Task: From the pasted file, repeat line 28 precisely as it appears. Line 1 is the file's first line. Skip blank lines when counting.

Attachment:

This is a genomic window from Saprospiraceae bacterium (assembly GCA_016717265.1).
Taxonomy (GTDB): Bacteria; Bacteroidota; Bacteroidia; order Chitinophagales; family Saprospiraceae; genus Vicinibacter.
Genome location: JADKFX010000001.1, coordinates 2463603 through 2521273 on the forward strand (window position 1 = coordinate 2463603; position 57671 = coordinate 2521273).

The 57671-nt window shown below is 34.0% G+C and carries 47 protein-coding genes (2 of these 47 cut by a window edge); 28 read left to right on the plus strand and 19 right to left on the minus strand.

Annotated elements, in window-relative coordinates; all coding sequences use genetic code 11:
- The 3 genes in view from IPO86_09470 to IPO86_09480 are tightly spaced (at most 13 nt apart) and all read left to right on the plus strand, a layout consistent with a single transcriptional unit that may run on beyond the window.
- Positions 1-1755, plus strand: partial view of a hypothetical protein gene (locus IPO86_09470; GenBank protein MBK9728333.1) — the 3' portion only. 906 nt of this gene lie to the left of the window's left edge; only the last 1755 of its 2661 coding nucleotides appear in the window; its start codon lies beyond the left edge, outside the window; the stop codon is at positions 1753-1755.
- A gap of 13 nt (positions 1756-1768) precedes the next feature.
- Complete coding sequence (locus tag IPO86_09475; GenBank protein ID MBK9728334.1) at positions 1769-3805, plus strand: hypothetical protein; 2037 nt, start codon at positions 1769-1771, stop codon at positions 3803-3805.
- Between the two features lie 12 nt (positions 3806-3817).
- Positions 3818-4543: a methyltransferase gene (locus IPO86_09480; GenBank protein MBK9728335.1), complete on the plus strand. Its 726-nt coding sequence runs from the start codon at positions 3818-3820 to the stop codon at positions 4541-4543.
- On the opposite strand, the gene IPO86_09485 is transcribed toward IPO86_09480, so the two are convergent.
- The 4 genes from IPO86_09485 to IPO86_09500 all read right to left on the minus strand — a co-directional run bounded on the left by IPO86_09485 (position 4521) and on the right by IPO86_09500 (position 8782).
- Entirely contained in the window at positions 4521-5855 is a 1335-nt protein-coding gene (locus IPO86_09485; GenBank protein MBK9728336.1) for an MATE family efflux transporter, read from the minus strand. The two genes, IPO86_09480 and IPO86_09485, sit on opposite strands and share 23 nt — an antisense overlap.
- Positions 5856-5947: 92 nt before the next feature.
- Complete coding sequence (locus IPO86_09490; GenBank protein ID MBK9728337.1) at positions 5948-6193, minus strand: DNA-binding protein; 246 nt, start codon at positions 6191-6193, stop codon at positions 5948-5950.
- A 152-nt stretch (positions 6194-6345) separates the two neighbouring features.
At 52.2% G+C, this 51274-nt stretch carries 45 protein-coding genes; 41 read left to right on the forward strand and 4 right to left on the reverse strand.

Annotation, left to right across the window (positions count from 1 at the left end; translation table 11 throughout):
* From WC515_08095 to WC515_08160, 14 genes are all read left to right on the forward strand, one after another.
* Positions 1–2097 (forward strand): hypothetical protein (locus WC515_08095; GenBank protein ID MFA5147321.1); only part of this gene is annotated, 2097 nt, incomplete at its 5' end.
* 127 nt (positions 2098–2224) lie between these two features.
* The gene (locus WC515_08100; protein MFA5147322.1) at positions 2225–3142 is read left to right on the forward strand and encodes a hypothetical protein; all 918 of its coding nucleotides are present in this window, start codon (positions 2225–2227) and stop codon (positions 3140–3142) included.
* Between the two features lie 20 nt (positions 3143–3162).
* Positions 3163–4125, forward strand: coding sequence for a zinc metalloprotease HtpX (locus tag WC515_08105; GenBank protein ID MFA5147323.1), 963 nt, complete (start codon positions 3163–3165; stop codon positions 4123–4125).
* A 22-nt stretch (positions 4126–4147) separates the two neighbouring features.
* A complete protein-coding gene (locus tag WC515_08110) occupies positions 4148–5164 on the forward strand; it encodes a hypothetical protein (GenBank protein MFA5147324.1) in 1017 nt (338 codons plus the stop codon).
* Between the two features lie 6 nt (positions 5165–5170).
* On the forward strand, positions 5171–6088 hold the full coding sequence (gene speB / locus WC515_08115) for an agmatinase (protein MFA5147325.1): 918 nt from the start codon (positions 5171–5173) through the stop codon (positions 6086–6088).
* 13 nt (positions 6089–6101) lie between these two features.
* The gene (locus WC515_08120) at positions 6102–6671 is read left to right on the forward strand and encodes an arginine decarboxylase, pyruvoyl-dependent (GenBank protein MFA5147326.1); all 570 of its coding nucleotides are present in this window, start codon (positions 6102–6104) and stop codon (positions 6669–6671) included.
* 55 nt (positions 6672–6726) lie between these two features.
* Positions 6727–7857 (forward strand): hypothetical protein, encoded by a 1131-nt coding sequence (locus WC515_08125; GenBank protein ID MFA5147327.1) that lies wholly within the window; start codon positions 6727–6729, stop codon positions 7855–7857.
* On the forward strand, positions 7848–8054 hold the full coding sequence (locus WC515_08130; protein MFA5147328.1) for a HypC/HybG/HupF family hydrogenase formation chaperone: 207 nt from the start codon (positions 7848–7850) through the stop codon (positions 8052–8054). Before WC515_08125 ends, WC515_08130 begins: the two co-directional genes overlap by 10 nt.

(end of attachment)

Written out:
* Between the two features lie 6 nt (positions 5165–5170).